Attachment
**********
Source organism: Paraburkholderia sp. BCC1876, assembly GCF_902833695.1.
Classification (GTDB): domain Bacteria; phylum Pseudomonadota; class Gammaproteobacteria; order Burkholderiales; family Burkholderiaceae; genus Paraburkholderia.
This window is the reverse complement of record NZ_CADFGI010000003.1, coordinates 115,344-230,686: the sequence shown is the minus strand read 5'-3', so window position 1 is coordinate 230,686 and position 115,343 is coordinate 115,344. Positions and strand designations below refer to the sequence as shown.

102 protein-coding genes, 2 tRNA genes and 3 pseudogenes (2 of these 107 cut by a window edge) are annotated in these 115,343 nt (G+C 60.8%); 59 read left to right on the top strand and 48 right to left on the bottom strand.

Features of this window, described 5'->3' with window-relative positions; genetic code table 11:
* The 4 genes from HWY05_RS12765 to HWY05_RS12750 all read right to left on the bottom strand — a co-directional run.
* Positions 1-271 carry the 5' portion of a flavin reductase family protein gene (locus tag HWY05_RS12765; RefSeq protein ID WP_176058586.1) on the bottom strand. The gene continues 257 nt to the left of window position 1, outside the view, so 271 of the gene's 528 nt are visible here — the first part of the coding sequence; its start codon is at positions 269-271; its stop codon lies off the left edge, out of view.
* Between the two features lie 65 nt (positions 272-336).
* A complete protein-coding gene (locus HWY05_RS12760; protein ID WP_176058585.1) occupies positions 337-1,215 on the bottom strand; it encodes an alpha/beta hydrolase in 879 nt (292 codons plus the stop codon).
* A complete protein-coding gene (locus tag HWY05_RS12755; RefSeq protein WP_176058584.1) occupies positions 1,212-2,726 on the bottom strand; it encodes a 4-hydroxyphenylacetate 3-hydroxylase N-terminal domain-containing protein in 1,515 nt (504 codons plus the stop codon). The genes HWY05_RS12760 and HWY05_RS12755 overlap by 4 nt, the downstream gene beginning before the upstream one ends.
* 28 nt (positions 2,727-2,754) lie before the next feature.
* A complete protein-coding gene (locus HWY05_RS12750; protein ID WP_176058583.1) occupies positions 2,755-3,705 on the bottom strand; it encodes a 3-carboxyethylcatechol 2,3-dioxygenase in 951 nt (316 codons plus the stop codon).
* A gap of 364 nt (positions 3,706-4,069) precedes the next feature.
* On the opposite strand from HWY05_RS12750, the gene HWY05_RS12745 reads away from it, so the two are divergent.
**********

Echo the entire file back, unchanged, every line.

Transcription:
Source organism: Paraburkholderia sp. BCC1876, assembly GCF_902833695.1.
Classification (GTDB): domain Bacteria; phylum Pseudomonadota; class Gammaproteobacteria; order Burkholderiales; family Burkholderiaceae; genus Paraburkholderia.
This window is the reverse complement of record NZ_CADFGI010000003.1, coordinates 115,344-230,686: the sequence shown is the minus strand read 5'-3', so window position 1 is coordinate 230,686 and position 115,343 is coordinate 115,344. Positions and strand designations below refer to the sequence as shown.

102 protein-coding genes, 2 tRNA genes and 3 pseudogenes (2 of these 107 cut by a window edge) are annotated in these 115,343 nt (G+C 60.8%); 59 read left to right on the top strand and 48 right to left on the bottom strand.

Features of this window, described 5'->3' with window-relative positions; genetic code table 11:
* The 4 genes from HWY05_RS12765 to HWY05_RS12750 all read right to left on the bottom strand — a co-directional run.
* Positions 1-271 carry the 5' portion of a flavin reductase family protein gene (locus tag HWY05_RS12765; RefSeq protein ID WP_176058586.1) on the bottom strand. The gene continues 257 nt to the left of window position 1, outside the view, so 271 of the gene's 528 nt are visible here — the first part of the coding sequence; its start codon is at positions 269-271; its stop codon lies off the left edge, out of view.
* Between the two features lie 65 nt (positions 272-336).
* A complete protein-coding gene (locus HWY05_RS12760; protein ID WP_176058585.1) occupies positions 337-1,215 on the bottom strand; it encodes an alpha/beta hydrolase in 879 nt (292 codons plus the stop codon).
* A complete protein-coding gene (locus tag HWY05_RS12755; RefSeq protein WP_176058584.1) occupies positions 1,212-2,726 on the bottom strand; it encodes a 4-hydroxyphenylacetate 3-hydroxylase N-terminal domain-containing protein in 1,515 nt (504 codons plus the stop codon). The genes HWY05_RS12760 and HWY05_RS12755 overlap by 4 nt, the downstream gene beginning before the upstream one ends.
* 28 nt (positions 2,727-2,754) lie before the next feature.
* A complete protein-coding gene (locus HWY05_RS12750; protein ID WP_176058583.1) occupies positions 2,755-3,705 on the bottom strand; it encodes a 3-carboxyethylcatechol 2,3-dioxygenase in 951 nt (316 codons plus the stop codon).
* A gap of 364 nt (positions 3,706-4,069) precedes the next feature.
* On the opposite strand from HWY05_RS12750, the gene HWY05_RS12745 reads away from it, so the two are divergent.